I don’t recall if finding Stonehenge was on my way to Land’s End or just where my thumb took me on the journey to John O’ Groats. My Stonehenge didn’t have a path snaking through the Salisbury Plain from the tourist ticket office and parking area to the fenced-off stones. I just walked up to the stones and touched them; you could wander through the stones and run your hand across and around them, sprawl on the rough grass and look up as they became silhouetted against the sky; shadows forming as the sun and clouds disappeared behind the megaliths. There wasn’t a visitor centre to view a Stonehenge video or buy a guidebook so it didn’t matter that I didn’t know what it was all about, it was better that I didn’t; maybe it wasn’t about the stones but more about the mystique that belonged to them. I put a small pebble picked from the rough grass into my pocket.


image source:pixabay

As autumn blossomed, Jeff and I made another deep and thoughtful decision; maybe it was the excessive pints of bitter on another Friday night that caused us to proclaim: we will drive our Ford Angelia van across Europe and the Middle East to India. During the day we meandered along European highways, laneways, winding narrow roads, roundabouts, villages, towns, and cities. Under the cover of darkness, we would park the Angelia in village squares, side streets, or any out of the way place we could find and then clamber into our sleeping bags in the back. It was a cold and misty early morning, and we were parked in the plaza of a small village in the northern mountains of Greece when Jeff and I were woken by the roar of truck engines, the crashing of doors and the clatter of boots on cobblestones. It was a house search. It was the Regime of the Colonels; anyone could be arrested without a warrant at any time and brought before a military court to be tried. We drove to Athens that day. The Plaka, in the shadow of the Acropolis, is the oldest section of Athens.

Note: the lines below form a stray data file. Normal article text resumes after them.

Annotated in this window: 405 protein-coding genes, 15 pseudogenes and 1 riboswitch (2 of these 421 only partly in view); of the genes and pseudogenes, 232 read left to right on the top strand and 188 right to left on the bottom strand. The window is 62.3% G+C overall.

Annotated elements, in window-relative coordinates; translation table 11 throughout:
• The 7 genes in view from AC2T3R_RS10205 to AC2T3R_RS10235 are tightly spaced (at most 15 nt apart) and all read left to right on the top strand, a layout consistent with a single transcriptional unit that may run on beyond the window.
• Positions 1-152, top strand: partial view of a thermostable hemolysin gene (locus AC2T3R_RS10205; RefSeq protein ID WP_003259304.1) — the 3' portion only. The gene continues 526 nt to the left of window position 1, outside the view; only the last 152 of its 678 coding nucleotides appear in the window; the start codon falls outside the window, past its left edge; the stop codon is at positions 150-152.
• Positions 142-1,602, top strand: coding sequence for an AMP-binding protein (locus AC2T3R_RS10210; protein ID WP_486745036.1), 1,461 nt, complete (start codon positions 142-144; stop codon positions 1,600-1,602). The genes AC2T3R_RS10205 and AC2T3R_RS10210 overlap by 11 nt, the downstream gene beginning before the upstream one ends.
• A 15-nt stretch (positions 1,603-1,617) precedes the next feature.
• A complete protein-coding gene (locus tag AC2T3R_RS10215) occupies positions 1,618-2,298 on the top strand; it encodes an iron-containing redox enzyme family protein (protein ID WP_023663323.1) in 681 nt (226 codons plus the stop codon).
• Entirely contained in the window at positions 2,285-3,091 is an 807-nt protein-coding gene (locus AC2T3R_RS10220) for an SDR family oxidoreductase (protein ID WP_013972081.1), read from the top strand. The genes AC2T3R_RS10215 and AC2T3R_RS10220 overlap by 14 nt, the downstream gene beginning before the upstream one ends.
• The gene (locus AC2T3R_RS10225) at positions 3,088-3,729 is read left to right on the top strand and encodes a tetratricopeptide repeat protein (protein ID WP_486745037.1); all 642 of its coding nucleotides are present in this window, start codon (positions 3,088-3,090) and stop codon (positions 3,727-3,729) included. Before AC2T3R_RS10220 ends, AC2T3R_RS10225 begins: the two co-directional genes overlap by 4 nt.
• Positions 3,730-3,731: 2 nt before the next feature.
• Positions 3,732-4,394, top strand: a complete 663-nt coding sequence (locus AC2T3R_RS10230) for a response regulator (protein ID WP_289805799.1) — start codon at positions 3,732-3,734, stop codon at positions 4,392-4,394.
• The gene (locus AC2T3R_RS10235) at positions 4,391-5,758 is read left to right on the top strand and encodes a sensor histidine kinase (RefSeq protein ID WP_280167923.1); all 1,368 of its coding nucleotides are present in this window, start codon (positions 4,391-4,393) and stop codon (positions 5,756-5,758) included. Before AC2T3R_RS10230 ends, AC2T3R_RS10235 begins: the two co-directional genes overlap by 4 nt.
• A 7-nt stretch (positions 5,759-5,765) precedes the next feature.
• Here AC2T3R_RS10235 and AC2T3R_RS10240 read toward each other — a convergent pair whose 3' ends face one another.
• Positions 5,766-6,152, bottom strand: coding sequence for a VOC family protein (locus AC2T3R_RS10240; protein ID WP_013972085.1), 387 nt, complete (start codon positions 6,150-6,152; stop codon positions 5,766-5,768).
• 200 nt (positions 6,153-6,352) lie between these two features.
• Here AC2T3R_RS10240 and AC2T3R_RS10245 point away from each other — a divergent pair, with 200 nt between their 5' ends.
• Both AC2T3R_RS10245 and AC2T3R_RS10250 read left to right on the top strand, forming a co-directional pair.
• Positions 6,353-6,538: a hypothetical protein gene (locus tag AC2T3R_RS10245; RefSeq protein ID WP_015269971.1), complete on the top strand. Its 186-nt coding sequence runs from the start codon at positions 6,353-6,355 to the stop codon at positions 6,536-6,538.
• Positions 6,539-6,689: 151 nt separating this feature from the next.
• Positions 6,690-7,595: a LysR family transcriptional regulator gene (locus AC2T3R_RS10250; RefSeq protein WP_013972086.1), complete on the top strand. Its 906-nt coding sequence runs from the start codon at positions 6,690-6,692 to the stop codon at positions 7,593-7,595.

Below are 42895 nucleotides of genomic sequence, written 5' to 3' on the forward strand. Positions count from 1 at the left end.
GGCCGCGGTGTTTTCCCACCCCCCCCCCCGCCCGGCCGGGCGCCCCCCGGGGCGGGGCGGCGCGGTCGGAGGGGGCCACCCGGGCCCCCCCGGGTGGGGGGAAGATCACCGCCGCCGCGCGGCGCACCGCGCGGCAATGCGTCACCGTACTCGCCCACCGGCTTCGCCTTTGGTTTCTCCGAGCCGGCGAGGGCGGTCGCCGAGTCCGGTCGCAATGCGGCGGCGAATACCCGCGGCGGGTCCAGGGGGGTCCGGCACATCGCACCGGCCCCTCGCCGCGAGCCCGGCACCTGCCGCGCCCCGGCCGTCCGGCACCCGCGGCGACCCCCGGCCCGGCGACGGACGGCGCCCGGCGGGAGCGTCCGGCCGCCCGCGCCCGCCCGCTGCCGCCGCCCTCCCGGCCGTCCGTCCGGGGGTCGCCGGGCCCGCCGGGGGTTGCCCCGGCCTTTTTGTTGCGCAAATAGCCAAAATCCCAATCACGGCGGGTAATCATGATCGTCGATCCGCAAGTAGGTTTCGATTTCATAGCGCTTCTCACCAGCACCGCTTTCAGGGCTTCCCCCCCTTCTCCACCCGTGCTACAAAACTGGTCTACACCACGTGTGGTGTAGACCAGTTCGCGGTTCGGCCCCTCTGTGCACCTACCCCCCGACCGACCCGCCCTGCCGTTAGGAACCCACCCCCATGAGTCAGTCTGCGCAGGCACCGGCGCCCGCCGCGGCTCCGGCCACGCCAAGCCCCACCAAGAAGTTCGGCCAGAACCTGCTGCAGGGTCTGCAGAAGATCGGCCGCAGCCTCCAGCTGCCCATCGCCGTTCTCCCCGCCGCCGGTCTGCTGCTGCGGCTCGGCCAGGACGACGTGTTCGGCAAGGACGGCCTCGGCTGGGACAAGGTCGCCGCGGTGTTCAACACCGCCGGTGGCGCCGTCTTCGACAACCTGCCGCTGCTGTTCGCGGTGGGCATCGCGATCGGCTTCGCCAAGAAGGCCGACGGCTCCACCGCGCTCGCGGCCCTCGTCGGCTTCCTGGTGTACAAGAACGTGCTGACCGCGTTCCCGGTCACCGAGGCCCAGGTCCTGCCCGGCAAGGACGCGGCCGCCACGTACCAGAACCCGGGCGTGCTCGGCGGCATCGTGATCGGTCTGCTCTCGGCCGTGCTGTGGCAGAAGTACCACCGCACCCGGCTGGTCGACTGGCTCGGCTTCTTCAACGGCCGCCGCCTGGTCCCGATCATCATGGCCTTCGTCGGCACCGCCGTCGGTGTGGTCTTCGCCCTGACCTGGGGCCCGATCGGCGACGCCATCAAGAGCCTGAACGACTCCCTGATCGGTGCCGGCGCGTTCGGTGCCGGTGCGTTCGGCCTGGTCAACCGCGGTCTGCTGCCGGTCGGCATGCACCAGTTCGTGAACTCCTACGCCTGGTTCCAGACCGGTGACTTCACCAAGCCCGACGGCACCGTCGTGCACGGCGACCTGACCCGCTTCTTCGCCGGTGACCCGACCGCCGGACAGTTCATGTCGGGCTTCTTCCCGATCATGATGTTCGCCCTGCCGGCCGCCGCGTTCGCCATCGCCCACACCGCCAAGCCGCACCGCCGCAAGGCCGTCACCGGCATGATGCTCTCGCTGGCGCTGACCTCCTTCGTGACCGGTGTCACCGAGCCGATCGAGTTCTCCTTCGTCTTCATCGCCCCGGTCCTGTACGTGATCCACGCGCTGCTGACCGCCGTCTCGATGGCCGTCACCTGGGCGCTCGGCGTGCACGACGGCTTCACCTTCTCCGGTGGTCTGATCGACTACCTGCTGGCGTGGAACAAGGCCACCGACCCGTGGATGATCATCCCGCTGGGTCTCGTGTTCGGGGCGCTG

image source:pinterest

In the seventies the streets were lined with small pastry shops, old men playing backgammon, nightclubs, and street vendors selling the best ever pita wrapped souvlaki. Motorbikes, delivery trucks and cars zipped and sped through the entanglement. The government eventually outlawed amplified music and the smashing of plates in restaurants in the Plaka to get rid of the undesirables. My Acropolis didn’t have three subway stops, pedestrian-friendly avenues lined with cafes and restaurants providing an easy walk to a ticket kiosk, or an Acropolis museum. We walked the twisted hilly narrow streets of the Plaka to wander freely and sit alone among the stones; sometimes using one as a backrest to watch Athens stretching out endlessly below. On other days I sat inside the curved outside pillars of the Parthenon and mused over the irony of Greece; the birthplace of democracy and the Olympics: And now a country under military rule, a dictatorship of repression, torture, and grief. In the middle of scrambling down a walkway to leave the Acropolis, I bent down and picked up and pocketed a small stone. You can still wander the Acropolis; the admission price is 20 euro.

Even though martial law had been declared in Ankara and Istanbul and eleven major provinces of Turkey after the 1971 military coup the hippie trail between Europe and South Asia still started in Istanbul. The streets surrounding the Blue Mosque were the parking garages for Magic buses, Volkswagen vans, and other painted up cars and vans; we parked the Angelia in the shadow of the Mosque.

blue mosque